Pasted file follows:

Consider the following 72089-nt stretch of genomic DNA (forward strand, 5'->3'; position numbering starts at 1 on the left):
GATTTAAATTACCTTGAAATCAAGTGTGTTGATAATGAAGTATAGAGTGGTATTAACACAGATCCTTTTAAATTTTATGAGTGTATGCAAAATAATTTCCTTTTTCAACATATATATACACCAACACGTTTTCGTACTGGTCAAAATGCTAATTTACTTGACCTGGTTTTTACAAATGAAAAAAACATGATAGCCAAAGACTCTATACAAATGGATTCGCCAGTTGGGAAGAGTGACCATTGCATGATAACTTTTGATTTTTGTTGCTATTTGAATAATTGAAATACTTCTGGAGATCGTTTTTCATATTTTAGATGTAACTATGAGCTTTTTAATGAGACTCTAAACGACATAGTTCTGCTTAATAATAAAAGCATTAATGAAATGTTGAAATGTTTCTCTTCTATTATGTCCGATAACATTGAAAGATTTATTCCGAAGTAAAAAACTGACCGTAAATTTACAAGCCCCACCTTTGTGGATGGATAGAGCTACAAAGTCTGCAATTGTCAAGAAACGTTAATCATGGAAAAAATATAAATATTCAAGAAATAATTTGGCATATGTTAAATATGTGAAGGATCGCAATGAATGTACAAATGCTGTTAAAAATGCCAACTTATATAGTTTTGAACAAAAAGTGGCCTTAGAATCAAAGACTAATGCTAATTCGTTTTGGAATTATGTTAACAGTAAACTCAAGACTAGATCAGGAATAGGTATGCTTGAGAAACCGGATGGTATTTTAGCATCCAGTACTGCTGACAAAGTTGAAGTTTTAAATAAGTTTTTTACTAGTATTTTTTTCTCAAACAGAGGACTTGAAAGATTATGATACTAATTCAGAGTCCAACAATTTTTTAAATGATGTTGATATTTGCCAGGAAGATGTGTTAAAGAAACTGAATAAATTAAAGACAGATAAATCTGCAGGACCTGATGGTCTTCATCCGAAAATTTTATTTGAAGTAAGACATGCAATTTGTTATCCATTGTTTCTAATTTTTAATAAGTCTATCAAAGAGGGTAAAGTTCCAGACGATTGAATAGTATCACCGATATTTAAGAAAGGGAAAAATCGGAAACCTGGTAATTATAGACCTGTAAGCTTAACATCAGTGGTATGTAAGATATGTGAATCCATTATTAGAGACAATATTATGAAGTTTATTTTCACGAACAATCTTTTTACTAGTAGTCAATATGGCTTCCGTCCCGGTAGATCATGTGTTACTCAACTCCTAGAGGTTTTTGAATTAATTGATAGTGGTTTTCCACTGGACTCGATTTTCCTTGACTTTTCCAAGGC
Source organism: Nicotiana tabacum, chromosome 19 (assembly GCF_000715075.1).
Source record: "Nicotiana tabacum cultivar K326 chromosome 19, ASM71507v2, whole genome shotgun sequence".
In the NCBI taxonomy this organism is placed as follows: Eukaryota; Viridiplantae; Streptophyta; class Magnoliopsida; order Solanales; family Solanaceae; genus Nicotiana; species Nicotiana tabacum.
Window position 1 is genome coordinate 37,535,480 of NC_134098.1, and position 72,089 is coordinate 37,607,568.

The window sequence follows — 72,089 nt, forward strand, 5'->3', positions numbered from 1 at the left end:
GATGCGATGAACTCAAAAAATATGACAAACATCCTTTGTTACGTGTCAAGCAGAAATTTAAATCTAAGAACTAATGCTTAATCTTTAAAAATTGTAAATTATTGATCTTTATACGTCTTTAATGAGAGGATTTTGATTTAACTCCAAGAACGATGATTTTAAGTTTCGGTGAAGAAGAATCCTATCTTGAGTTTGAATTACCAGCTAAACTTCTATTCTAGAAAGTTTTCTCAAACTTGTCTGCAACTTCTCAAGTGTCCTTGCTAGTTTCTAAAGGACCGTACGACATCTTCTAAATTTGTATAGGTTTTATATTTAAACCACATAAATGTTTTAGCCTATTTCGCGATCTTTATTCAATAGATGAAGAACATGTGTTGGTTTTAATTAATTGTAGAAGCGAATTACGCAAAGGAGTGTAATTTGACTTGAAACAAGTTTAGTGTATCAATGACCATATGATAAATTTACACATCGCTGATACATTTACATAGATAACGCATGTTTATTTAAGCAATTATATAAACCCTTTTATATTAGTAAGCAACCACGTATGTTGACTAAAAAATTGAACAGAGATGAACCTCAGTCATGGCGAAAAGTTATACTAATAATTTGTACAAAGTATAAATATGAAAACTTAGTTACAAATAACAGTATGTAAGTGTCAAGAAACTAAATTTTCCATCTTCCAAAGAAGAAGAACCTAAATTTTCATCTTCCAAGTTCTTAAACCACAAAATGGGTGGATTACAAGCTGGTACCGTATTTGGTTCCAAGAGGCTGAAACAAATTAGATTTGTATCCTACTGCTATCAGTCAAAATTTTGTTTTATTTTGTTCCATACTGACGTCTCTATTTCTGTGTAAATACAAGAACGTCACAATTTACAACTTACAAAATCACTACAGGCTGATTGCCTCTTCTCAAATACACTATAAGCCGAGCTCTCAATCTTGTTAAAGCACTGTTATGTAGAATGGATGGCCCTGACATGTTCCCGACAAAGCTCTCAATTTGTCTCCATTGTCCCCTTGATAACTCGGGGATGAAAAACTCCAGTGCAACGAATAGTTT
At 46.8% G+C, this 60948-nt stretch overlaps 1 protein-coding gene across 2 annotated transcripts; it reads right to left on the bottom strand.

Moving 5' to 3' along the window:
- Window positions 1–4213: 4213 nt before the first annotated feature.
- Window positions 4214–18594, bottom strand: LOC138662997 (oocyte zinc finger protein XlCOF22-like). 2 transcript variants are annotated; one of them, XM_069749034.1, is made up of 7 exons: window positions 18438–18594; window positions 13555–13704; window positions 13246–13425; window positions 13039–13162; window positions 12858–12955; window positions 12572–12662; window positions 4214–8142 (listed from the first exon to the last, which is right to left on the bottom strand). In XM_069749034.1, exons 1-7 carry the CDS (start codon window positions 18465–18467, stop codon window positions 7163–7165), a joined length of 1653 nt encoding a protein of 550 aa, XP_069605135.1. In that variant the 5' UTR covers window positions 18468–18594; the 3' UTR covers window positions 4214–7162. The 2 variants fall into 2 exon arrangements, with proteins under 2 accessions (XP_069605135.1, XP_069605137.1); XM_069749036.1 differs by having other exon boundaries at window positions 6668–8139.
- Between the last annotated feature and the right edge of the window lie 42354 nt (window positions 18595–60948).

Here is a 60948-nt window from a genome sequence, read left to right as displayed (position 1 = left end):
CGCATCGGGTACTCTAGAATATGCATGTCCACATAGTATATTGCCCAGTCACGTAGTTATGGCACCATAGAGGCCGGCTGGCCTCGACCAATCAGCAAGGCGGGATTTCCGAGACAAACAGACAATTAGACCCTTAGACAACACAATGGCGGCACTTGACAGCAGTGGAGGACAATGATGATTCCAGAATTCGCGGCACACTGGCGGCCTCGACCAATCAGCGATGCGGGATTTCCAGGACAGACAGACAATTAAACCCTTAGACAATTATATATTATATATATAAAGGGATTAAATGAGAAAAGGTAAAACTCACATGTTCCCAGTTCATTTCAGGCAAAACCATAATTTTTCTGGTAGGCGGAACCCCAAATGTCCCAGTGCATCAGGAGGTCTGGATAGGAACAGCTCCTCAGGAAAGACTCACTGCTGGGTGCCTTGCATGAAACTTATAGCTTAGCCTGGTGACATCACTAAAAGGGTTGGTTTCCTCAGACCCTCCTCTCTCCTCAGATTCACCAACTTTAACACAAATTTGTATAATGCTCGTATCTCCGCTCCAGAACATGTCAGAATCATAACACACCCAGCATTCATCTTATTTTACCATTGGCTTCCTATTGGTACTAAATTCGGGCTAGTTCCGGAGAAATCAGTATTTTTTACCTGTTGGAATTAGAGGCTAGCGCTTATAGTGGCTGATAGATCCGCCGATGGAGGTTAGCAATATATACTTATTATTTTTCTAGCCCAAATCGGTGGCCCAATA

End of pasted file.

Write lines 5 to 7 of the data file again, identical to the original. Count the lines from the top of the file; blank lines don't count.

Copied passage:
In the NCBI taxonomy this organism is placed as follows: Eukaryota; Viridiplantae; Streptophyta; class Magnoliopsida; order Solanales; family Solanaceae; genus Nicotiana; species Nicotiana tabacum.
Window position 1 is genome coordinate 37,535,480 of NC_134098.1, and position 72,089 is coordinate 37,607,568.

The window sequence follows — 72,089 nt, forward strand, 5'->3', positions numbered from 1 at the left end: